Huge algae bloom at Lake Hefner worries locals
OKLAHOMA CITY (KFOR) – People around Lake Hefner witnessed a bizarre and unpleasant site on Monday morning – a potentially toxic blue-green algae blooms surfaced in the main drinking and recreational water reservoir of the region.
âI thought it was a huge paint spill or something. It’s disgusting. I’ve never seen him so badly, âsaid OKC resident Sam Cagnolatti.
âPretty disgusting, pretty nasty,â said angler Chris Gibson.
In parts of the lake, a matte aqua blue of grime stretches several feet from the shore.
In other areas, the water is so thick and green that it looks like a diet smoothie.
âWe have a bloom of blue-green algae. It’s one of the biggest we’ve had in the last ten years, âsaid Leigh Ann Kitsmiller of the OKC Water Quality Department.
Basically there are billions of microscopic plants partying in the lake.
âWhen you have warm temperatures, when you have sunlight and you have stagnant shallow water, there is a potential for them to bloom,â said Josh Campbell of OSU-OKC.
Experts say fertilizer runoff from recent rains has also contributed.
They say there are many types of blue-green algae in lakes – some are poisonous, some are not.
So what does this mean for our drinking water?
âWe don’t draw water from the surface. We are drawing water to a depth of 20 feet, there are different screens at the intake tower, âKitsmiller said.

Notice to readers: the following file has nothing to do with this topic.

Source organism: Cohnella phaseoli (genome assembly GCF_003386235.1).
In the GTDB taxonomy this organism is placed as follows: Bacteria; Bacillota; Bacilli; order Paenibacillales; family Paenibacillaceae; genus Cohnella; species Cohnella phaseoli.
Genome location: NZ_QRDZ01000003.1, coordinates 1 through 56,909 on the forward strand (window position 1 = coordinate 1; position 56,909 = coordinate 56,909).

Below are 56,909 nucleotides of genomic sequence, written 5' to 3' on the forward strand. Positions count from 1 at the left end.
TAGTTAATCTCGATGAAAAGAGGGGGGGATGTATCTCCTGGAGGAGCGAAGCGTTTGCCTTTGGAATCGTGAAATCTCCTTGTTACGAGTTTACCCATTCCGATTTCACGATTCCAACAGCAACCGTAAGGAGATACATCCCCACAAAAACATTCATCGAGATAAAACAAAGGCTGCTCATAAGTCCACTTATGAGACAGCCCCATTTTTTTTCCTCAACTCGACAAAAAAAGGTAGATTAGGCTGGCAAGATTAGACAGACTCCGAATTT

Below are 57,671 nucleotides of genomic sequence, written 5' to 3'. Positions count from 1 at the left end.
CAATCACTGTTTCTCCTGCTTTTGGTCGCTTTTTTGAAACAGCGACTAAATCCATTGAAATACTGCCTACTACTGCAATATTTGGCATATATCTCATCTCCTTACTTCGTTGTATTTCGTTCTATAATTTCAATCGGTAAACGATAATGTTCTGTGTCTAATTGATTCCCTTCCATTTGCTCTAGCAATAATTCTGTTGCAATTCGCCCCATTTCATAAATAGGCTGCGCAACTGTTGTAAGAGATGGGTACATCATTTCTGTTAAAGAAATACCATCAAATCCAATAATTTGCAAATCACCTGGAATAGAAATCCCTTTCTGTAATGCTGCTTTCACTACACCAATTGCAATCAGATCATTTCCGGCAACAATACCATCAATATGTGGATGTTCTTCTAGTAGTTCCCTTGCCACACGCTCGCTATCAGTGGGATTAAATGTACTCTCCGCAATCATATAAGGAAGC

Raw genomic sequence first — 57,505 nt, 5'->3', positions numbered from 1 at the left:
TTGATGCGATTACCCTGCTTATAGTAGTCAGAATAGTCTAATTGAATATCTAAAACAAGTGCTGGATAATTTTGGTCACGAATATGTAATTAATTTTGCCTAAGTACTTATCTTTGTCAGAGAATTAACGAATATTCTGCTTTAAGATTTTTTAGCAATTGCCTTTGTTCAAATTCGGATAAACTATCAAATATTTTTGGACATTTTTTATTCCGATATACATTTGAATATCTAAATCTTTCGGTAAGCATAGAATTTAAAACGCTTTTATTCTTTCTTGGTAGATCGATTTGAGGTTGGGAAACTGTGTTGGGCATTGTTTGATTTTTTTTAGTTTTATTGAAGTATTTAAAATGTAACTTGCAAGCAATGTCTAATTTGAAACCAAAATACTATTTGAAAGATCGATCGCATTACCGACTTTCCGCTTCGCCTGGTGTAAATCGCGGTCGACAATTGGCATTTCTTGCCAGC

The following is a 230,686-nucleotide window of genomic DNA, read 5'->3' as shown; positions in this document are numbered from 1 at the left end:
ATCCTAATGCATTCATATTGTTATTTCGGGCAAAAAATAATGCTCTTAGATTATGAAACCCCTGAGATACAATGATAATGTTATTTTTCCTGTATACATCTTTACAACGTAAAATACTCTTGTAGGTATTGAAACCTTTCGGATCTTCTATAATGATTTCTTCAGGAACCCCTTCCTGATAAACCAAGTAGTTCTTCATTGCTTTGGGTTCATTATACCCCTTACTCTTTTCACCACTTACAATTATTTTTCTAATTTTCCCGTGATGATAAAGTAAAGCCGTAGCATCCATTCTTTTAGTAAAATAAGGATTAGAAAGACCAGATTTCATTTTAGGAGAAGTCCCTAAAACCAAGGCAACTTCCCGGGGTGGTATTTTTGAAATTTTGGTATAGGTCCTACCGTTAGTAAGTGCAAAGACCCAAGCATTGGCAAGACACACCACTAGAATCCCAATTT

And this water is then treated in a factory to kill any biological threat.
The city says that currently the boats are depositing chemicals designed to kill algae but still safe for the environment and citizens.
âYeah, that’s pretty disgusting because it comes back to your lure and all that,â said OKC angler Donald Terry.
As for recreation at the lake, the authorities say to avoid contact with water.
Swimming is already illegal at Lake Hefner.
They also say to keep animals from approaching water, as drinking it can be fatal for them.
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Experts say there are no hard and fast rules for eating fish that come out of the dark, but …
âPrevention is better than cure,â Campbell said.
Experts say the chemicals should bring down carpets in 2-3 days, but with rain this week and hot weather next week, flowers could come back soon.
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